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Foxcatcher: Carrell's fake schnoz and affected speaking voice could be VERY problematic over the course of a feature film, but this is a terrific teaser and Tatum in a singlet assuages many other concerns. This is a big yes too.❞ - Roark

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Entries in documentaries (81)


NYFF: 'Manakamana' and 'Costa da Morte'

The New York Film Festival (Sept. 27-Oct 14) is in its last few days; here's Glenn's thoughts on Manakamana and Costa de Morte.

I admire the NYFF’s commitment to what they deem the “avant-garde”. Extensive programming in this sidebar make it a rarity amongst modern high profile festivals. NYFF features no “midnight madness” section for horror, and comedies were few and far between, but if you’re interested in movies that the general public consider “boring” and “strange” then NYFF is for you. I unfortunately did not get to catch more than a very small sampling, but what I did manage to see was enticing and illuminating.

Two of these that make a compelling double feature are Manakamana and Costa da Morte? Both are very sparingly shot examinations of a natural landscape that has likely never seen before by most western audiences. The former, isn't actually a part from the avant-garde showcase, although it really ought to be, comes from the Sensory Ethnography Lab, responsible for such daring and captivating cinema as Sweetgrass and this year’s Leviathan. From directors Stephanie Spay and Pacho Velez, Manakamana lacks the immediate gut-punch reaction that those other two had. It works more or less like an omnibus film, featuring eleven mini-films taken from within the cablecars that take worshippers to the titular mountaintop temple.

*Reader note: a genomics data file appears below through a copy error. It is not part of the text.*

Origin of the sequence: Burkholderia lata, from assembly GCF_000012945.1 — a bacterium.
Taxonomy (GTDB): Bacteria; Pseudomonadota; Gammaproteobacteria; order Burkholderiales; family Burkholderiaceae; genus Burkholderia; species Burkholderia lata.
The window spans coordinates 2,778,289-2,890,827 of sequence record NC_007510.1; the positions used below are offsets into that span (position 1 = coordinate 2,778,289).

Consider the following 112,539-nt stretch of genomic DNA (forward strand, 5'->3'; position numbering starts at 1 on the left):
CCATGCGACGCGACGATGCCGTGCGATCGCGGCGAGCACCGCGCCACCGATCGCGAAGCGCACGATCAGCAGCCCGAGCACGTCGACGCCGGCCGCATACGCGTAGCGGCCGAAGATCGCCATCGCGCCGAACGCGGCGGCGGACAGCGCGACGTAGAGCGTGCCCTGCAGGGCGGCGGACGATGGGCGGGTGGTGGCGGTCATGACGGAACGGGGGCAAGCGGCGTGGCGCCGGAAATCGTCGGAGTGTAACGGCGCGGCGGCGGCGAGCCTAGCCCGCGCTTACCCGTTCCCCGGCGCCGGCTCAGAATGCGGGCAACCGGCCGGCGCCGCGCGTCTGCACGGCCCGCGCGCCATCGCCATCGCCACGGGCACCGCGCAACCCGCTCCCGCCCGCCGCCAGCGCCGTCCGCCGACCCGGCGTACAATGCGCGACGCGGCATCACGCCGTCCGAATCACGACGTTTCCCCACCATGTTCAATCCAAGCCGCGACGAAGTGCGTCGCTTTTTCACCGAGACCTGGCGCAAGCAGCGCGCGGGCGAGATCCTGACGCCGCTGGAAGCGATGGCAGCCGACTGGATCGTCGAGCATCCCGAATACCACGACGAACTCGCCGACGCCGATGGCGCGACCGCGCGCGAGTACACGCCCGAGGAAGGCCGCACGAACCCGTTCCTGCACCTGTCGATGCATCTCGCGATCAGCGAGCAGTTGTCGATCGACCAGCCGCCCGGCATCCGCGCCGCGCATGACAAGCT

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Documentaries: Officially Too Much of a Good Thing?

Glenn here. After decades of trying to attain the same critical and cultural awareness as feature films, it appears documentaries are now suffering from a case of too much of a good thing. We’re in a day and age where documentaries are so common that it’s impossible for the Academy’s documentary branch to keep up. Apparently 151 docos have been submitted - an average of three a week! - for this year’s Oscars and just like Diane Keaton, something’s gotta give. 

Last year the Academy set up a secret online forum of sorts for documentary branchmembers so they could post recommendations of titles to help whittle down the number of contenders. “Nobody’s recommended that anthopological documentary about North Atlantic fishermen? Fine, I’ll just watch Blackfish.” I like the idea in concept, but Leviathan was highly acclaimed so what then? Admittedly, it would be nice if they devised a year-round system that didn't require voters to watch a glut of 150 films in just a few months. It certainly can't be doing the films any favours. And yet they’ve fought hard for docos to get cinema releases and to have a prominent place at the Oscars and in the general discussion of film so, really, maybe they shouldn’t be complaining?